Nine South Dakota towns to welcome health professions students

Eighteen students are experiencing rural healthcare in nine South Dakota communities this summer. Students are: (back row, standing, left to right) Kevin Oliver, Amanda Niemann, Deb Busmann, Elizabeth Hoffman, Rebecka Bogue, Ashley Zwiefel, Emily Coughlin, and Merritt Groh. (middle row, sitting, left to right) Shelby Nielsen and Maria Christopher. (front row, sitting, left to right) Kirsten Johnson, Erin Rasmussen, Martha Holstein, Abbie Johnson, and Ashley Benda.

Eighteen students are experiencing rural healthcare in nine South Dakota communities this summer. Students are: (back row, standing, left to right) Kevin Oliver, Amanda Niemann, Deb Busmann, Elizabeth Hoffman, Rebecka Bogue, Ashley Zwiefel, Emily Coughlin, and Merritt Groh. (middle row, sitting, left to right) Shelby Nielsen and Maria Christopher. (front row, sitting, left to right) Kirsten Johnson, Erin Rasmussen, Martha Holstein, Abbie Johnson, and Ashley Benda.

This summer, 18 university students will learn first-hand about providing healthcare in rural South Dakota. This is thanks to nine communities’ collaborations with a grant program designed to raise awareness for the healthcare services needs in underserved areas of the state.

The nine communities were selected as “Best Practice Model” sites for the Rural Experiences for Health Professions Students Program (REHPS) in 2013. The REHPS program connects interprofessional students enrolled in physician, physician assistant, doctor of nursing practice, and pharmacy programs through the University of South Dakota (USD) and South Dakota State University (SDSU) with medical professionals practicing in nine rural South Dakota communities. The program has expanded from three sites in 2011, to six in 2012, and to nine in 2013.

Students are selected in a competitive process to participate in REHPS’ Summer Experience Program 2013.

• Custer: Amanda Niemann, Physician Assistant student from Foley, MN; Amber Zemlicka, Pharmacy student from Twin Brooks, SD

• Miller: Rebecka Bogue, Physician student from Beresford; Claire Carson, Pharmacy student from Custer

• Parkston: Maria Christopher, Pharmacy student from Letcher, SD; Martha Holstein, Physician student from Fairfax, SD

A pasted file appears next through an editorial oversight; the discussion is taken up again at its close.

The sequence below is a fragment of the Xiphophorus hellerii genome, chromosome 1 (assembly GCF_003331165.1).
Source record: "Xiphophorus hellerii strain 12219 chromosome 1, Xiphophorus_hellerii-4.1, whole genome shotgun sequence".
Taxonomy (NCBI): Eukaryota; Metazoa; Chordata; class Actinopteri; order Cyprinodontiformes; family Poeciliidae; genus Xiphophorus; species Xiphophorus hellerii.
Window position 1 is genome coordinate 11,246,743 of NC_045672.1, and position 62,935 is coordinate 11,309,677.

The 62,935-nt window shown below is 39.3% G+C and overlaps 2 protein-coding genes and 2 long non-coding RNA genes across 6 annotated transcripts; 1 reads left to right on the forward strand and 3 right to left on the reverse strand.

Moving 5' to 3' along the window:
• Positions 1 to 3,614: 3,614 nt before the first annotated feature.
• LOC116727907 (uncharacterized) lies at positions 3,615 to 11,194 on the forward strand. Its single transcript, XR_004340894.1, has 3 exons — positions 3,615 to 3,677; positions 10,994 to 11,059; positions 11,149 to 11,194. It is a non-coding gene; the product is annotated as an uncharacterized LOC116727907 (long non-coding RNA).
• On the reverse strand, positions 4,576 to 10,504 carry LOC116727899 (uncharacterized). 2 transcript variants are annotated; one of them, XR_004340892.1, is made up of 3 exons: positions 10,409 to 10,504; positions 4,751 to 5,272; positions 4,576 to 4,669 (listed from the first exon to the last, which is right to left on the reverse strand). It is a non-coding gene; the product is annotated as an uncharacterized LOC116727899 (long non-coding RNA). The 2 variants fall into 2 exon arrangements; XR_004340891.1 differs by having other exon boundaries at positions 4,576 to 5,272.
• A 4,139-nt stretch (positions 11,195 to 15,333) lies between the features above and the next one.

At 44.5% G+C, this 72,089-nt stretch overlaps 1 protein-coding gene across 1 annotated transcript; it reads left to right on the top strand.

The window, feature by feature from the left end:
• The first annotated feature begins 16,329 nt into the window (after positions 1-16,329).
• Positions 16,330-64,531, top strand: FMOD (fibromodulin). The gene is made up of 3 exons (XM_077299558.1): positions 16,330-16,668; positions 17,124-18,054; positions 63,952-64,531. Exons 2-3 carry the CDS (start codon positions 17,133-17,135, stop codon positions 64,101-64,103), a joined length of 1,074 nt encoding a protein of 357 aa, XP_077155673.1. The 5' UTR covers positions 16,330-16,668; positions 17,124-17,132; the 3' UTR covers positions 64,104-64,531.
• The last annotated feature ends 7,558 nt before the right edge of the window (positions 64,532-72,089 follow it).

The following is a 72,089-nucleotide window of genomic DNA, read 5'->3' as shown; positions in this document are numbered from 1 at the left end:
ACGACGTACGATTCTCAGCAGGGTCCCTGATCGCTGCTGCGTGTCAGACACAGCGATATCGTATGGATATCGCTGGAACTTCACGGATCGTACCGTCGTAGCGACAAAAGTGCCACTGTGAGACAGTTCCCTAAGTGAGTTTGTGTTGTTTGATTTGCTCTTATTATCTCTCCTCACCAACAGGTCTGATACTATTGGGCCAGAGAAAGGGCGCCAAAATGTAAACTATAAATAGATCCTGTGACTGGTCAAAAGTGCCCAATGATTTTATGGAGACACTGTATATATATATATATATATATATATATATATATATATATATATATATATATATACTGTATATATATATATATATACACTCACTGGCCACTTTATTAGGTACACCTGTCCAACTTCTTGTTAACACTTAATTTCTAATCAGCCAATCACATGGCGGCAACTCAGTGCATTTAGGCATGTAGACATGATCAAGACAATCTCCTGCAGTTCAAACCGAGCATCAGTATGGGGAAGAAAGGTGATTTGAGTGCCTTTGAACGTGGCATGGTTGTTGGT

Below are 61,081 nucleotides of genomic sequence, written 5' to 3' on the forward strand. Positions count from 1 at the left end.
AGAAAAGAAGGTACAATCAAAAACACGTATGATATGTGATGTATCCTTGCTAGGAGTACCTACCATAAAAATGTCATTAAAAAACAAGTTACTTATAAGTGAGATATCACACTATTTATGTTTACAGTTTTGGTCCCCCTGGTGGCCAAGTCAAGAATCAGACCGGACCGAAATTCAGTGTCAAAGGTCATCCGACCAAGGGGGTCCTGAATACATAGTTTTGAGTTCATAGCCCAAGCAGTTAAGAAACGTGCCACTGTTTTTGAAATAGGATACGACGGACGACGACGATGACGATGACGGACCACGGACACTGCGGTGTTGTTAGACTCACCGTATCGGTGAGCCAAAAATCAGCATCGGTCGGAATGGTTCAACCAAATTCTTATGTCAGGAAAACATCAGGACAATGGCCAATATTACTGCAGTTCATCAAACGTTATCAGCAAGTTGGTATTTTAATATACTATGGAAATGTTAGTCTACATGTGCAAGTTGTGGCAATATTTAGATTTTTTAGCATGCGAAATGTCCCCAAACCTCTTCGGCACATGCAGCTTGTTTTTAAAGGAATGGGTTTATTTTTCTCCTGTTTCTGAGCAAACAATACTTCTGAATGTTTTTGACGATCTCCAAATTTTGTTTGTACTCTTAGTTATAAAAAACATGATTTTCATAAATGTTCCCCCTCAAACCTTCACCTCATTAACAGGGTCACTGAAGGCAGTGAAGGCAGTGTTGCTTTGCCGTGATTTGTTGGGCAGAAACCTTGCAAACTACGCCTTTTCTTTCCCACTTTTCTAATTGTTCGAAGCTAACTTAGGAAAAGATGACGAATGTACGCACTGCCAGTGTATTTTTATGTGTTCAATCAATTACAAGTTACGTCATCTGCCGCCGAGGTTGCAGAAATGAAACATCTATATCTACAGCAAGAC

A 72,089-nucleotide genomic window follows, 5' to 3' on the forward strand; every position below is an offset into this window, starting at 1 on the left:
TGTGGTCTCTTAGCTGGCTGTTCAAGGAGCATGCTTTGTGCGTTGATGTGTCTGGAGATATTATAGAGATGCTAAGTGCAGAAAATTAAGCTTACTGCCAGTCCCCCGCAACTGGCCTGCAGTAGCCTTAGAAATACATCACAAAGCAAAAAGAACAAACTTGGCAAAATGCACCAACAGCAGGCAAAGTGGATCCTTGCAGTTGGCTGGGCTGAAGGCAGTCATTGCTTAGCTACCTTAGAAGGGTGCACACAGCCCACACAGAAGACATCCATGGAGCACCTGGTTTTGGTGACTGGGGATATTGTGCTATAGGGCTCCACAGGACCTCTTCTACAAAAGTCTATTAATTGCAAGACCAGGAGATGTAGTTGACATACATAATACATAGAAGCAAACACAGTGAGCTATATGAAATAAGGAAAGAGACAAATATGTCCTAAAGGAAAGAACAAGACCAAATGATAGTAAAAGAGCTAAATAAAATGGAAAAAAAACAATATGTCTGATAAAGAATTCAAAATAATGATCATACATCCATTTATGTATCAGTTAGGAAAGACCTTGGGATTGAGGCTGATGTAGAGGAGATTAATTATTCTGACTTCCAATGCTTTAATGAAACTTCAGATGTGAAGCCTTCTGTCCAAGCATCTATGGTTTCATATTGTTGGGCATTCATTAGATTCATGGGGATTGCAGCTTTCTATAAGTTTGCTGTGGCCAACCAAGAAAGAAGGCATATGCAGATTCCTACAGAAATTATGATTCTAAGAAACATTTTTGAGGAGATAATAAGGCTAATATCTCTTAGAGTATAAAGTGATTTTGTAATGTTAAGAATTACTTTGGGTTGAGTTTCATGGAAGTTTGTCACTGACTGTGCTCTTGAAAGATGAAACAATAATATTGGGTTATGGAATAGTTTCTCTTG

• Platte: Shelby Nielsen, Pharmacy student from Castlewood, SD; Erin Rasmussen, Physician student from Vermillion

• Redfield: Abbie Johnson, Pharmacy student from Mt. Vernon, SD; Kevin Oliver, Physician student from Aberdeen

• Sisseton: Ashley Benda, Pharmacy student from Jackson, MN; Elizabeth Hoffman, Physician student from Eureka

• Wagner: Merritt Groh, Physician Assistant student from Sioux City, IA; Murphy Mack, Pharmacy student from Redfield

• Wessington Springs: Emily Coughlin, Pharmacy student from Pierre; Ashley Zwiefel, Doctor of Nursing Practice student from Burt, IA

• Winner: Deb Busmann, Doctor of Nursing Practice student from Sioux Falls; Kirsten Johnson, Pharmacy student from Webster, SD

REHPS’ Summer Experience has experienced significant growth; in just its third year, both students and communities are recognizing the opportunities gained by the experience. Student interest grew this year by 283 percent compared to 2011. Exposure to a rural setting early on, brings new professionals back to these areas after graduation. In addition to the enriching career experience, students will also be involved in a community project designed to provide interaction with people outside of a clinical setting. The students will call their new communities home for four weeks.

“Healthcare professions students get a first-hand look at the amazing services rural facilities offer their patients. They also discover what these communities are all about. This experience can mark an important step in the students’ professional paths,” said Kassy Youmans, REHPS program manager. “Attracting students back to these areas after graduation addresses healthcare service shortages across South Dakota.”

South Dakota is experiencing a shortage of healthcare workers. The number of high school graduates in the state decreases as the number of retirees is increasing. Between now and 2018, 10 percent of the new jobs in South Dakota will be healthcare related. Fifty-nine of South Dakota’s 66 counties are designated as medically underserved.

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